bambuser.com - ‘live video streaming from your mobile phone or webcam’ Bambuser site
So what can live streaming be used for? Here’s a few starters for ten...
Events: From conferences to concerts, if someone has something interesting to say or sing, you could broadcast it live. Very often people who would love to attend can’t attend because or the travel involved or the fact that tickets have sold out. A good alternative would be to watch live on the internet.
Protests and demonstrations: As the Greenpeace example above illustrates, there is no longer a need to rely on the major news organisations to broadcast live. Bring the action live and direct to your audience as it happens.
Question & answer sessions: Give the people who are passionate about your cause the chance to interact directly with stakeholders via live video.
People could be given the chance to submit questions via Facebook, Twitter and email. The featured guest would answer the questions live.
This is something that FairTrade USA did when they brought five coffee producers from Latin America and Africa together on Ustream.tv to answer questions about how Fair Trade has improved their business.
A regular programme: Any organisation could start a regular programme where they broadcast live to their audience. You could answer questions, interview guests, run features etc. You could promote via the platform you use such as Ustream.tv or Justin.tv as well as on your website, to your mailing list etc.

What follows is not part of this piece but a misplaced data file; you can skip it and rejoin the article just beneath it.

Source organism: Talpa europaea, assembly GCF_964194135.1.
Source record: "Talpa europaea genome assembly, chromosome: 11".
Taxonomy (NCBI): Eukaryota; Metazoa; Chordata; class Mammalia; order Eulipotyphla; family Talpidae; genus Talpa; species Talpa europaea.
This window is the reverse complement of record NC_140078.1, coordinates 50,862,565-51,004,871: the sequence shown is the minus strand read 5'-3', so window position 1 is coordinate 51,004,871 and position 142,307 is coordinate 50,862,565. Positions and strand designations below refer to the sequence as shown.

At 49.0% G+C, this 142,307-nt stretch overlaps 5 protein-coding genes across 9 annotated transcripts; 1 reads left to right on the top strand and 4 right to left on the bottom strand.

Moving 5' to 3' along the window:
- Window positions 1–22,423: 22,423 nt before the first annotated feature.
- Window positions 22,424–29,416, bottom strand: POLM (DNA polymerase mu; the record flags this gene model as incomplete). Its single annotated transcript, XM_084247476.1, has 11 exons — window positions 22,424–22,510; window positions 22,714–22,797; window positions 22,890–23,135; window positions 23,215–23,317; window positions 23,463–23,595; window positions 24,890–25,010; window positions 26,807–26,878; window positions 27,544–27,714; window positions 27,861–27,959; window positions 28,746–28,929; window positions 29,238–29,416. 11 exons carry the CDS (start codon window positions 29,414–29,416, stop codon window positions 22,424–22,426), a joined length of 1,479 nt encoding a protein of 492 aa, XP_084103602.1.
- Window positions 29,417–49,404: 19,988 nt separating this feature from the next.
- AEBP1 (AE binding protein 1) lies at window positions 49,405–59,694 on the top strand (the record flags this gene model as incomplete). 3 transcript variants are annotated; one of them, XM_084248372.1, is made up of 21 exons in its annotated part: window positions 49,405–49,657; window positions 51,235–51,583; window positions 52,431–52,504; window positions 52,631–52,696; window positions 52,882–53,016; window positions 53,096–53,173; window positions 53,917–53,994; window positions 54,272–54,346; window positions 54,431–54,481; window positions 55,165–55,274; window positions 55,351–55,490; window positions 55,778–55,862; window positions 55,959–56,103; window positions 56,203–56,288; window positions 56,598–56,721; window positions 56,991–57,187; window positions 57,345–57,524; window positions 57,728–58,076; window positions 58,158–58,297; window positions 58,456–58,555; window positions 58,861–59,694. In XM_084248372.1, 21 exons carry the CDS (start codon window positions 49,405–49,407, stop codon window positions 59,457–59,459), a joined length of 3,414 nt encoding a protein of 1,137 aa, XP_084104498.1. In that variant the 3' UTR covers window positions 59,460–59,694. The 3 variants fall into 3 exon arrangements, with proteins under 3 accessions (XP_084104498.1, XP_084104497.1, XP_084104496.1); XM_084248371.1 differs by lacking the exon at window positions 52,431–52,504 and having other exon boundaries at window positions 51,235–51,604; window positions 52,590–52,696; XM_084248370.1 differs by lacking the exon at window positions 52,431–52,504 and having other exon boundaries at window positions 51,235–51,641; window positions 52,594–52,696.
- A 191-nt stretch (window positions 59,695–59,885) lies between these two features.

Something fun: At Torchbox, we wanted to do something fun at Christmas so we set up a live video link to our office on Ustream and embedded the Ustream player into our website. People who tuned in would see a member of staff dressed in a Santa costume.
They would also see a button on the website. If they pressed the button a snow machine was triggered and flakes of snow (well, shreds of paper!) were sent flying all over the Santa!
This novelty piece of content resulted in loads of coverage across the internet. From a standing start we received 34,000 visits from people in 109 countries in 24 hours... We’ve got a full case study of this: please do drop me a line at email@example.com if you’d like a copy.
Does live streaming have fundraising potential?
I believe it does!
When U2 broadcast a gig live on YouTube, millions tuned in. As a result millions would have seen the button which gave them the opportunity to donate to the Red campaign.